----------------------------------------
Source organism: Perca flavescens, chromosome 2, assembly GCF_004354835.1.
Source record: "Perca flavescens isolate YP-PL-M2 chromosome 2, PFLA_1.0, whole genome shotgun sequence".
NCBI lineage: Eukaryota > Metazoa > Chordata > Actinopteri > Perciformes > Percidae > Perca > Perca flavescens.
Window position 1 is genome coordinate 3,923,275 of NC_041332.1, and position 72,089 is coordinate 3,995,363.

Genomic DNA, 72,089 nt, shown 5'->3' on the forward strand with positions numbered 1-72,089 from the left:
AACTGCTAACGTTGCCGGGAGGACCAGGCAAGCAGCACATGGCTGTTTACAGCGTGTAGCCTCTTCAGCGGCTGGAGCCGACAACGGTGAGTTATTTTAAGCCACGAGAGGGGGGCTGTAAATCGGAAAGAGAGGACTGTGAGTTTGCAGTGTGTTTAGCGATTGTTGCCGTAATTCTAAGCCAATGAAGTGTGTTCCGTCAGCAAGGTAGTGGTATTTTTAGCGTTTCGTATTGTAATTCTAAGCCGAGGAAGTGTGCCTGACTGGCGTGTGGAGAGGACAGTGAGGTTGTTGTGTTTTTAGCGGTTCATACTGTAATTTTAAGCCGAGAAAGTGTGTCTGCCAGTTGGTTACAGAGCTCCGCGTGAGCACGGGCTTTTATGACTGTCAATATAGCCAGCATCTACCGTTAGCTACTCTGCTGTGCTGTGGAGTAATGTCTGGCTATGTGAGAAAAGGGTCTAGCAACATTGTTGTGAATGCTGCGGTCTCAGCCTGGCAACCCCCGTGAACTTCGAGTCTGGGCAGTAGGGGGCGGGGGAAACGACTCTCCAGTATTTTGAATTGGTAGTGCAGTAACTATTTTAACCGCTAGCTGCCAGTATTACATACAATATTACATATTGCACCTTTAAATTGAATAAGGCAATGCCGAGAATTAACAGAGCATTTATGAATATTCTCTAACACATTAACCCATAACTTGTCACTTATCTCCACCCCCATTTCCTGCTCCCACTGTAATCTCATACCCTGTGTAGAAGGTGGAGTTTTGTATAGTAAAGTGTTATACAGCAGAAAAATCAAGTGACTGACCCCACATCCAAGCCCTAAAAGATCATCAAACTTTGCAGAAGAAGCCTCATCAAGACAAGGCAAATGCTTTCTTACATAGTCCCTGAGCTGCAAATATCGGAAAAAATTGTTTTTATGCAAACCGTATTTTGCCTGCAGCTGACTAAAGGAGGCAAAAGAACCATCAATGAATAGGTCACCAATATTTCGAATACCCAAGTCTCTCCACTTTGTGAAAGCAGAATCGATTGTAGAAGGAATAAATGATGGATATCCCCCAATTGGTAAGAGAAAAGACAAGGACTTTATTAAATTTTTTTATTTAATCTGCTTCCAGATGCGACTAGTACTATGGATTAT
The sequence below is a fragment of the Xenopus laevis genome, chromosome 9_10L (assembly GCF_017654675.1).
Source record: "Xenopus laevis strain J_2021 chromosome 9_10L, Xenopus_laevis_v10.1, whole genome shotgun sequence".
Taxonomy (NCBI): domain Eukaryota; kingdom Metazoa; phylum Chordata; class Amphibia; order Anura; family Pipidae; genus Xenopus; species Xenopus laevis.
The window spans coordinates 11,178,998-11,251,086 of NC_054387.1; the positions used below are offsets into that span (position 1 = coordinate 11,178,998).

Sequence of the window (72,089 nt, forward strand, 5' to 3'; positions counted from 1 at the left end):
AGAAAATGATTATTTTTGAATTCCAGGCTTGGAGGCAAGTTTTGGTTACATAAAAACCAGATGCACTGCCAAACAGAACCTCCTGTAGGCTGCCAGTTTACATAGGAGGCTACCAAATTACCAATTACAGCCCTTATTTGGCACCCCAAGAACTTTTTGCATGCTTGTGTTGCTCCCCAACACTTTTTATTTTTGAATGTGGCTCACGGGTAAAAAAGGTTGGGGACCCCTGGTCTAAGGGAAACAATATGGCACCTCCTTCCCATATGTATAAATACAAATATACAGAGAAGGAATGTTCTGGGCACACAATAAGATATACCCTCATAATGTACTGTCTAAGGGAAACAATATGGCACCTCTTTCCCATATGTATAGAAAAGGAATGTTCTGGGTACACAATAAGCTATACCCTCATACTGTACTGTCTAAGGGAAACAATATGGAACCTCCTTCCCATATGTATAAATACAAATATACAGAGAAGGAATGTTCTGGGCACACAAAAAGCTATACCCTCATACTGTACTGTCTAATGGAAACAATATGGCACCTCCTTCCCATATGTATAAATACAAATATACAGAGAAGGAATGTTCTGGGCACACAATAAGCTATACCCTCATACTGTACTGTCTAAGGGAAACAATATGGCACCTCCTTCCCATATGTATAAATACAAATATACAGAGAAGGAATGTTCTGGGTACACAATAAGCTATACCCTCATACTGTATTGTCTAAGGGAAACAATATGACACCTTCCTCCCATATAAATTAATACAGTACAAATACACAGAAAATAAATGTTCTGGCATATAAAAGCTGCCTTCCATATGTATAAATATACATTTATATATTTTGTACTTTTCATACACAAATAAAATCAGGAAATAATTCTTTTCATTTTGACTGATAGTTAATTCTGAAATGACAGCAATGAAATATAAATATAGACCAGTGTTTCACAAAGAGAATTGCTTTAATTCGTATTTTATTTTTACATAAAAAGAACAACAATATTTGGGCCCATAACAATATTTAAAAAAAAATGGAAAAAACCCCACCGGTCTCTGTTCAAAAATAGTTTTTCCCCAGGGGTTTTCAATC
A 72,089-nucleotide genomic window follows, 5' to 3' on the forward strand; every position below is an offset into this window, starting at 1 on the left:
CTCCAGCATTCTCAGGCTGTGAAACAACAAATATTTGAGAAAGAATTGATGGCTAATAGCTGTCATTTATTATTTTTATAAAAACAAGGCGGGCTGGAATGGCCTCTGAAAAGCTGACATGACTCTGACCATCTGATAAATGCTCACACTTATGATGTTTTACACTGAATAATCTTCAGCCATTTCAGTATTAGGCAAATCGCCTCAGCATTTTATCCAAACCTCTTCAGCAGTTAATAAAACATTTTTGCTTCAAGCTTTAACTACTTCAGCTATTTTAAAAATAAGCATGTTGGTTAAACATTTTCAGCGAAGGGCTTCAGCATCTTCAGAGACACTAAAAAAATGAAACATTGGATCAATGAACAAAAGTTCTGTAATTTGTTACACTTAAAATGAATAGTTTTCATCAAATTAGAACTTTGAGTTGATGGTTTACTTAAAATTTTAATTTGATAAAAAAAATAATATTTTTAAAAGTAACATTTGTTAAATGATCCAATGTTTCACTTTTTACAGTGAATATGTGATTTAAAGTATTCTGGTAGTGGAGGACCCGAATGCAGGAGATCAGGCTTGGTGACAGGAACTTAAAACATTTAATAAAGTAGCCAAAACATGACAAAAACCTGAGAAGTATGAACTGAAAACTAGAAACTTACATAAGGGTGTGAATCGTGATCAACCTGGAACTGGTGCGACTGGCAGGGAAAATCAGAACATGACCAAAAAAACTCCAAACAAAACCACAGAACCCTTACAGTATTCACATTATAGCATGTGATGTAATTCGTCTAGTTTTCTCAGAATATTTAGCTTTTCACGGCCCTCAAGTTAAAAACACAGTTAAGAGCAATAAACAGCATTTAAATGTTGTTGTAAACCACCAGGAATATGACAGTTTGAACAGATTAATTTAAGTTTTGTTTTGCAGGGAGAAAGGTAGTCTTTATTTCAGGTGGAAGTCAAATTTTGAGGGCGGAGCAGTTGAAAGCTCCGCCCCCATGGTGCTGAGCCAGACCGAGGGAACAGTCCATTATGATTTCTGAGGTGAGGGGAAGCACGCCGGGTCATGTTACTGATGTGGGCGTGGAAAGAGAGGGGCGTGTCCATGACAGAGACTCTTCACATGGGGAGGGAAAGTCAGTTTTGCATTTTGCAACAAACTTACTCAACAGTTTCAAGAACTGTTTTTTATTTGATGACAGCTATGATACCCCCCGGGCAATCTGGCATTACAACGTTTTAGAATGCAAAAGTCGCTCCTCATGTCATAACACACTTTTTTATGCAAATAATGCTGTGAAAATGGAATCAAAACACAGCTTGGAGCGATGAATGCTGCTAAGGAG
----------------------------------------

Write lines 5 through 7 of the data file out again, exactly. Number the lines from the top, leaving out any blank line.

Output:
Genomic DNA, 72,089 nt, shown 5'->3' on the forward strand with positions numbered 1-72,089 from the left:
AACTGCTAACGTTGCCGGGAGGACCAGGCAAGCAGCACATGGCTGTTTACAGCGTGTAGCCTCTTCAGCGGCTGGAGCCGACAACGGTGAGTTATTTTAAGCCACGAGAGGGGGGCTGTAAATCGGAAAGAGAGGACTGTGAGTTTGCAGTGTGTTTAGCGATTGTTGCCGTAATTCTAAGCCAATGAAGTGTGTTCCGTCAGCAAGGTAGTGGTATTTTTAGCGTTTCGTATTGTAATTCTAAGCCGAGGAAGTGTGCCTGACTGGCGTGTGGAGAGGACAGTGAGGTTGTTGTGTTTTTAGCGGTTCATACTGTAATTTTAAGCCGAGAAAGTGTGTCTGCCAGTTGGTTACAGAGCTCCGCGTGAGCACGGGCTTTTATGACTGTCAATATAGCCAGCATCTACCGTTAGCTACTCTGCTGTGCTGTGGAGTAATGTCTGGCTATGTGAGAAAAGGGTCTAGCAACATTGTTGTGAATGCTGCGGTCTCAGCCTGGCAACCCCCGTGAACTTCGAGTCTGGGCAGTAGGGGGCGGGGGAAACGACTCTCCAGTATTTTGAATTGGTAGTGCAGTAACTATTTTAACCGCTAGCTGCCAGTATTACATACAATATTACATATTGCACCTTTAAATTGAATAAGGCAATGCCGAGAATTAACAGAGCATTTATGAATATTCTCTAACACATTAACCCATAACTTGTCACTTATCTCCACCCCCATTTCCTGCTCCCACTGTAATCTCATACCCTGTGTAGAAGGTGGAGTTTTGTATAGTAAAGTGTTATACAGCAGAAAAATCAAGTGACTGACCCCACATCCAAGCCCTAAAAGATCATCAAACTTTGCAGAAGAAGCCTCATCAAGACAAGGCAAATGCTTTCTTACATAGTCCCTGAGCTGCAAATATCGGAAAAAATTGTTTTTATGCAAACCGTATTTTGCCTGCAGCTGACTAAAGGAGGCAAAAGAACCATCAATGAATAGGTCACCAATATTTCGAATACCCAAGTCTCTCCACTTTGTGAAAGCAGAATCGATTGTAGAAGGAATAAATGATGGATATCCCCCAATTGGTAAGAGAAAAGACAAGGACTTTATTAAATTTTTTTATTTAATCTGCTTCCAGATGCGACTAGTACTATGGATTAT
The sequence below is a fragment of the Xenopus laevis genome, chromosome 9_10L (assembly GCF_017654675.1).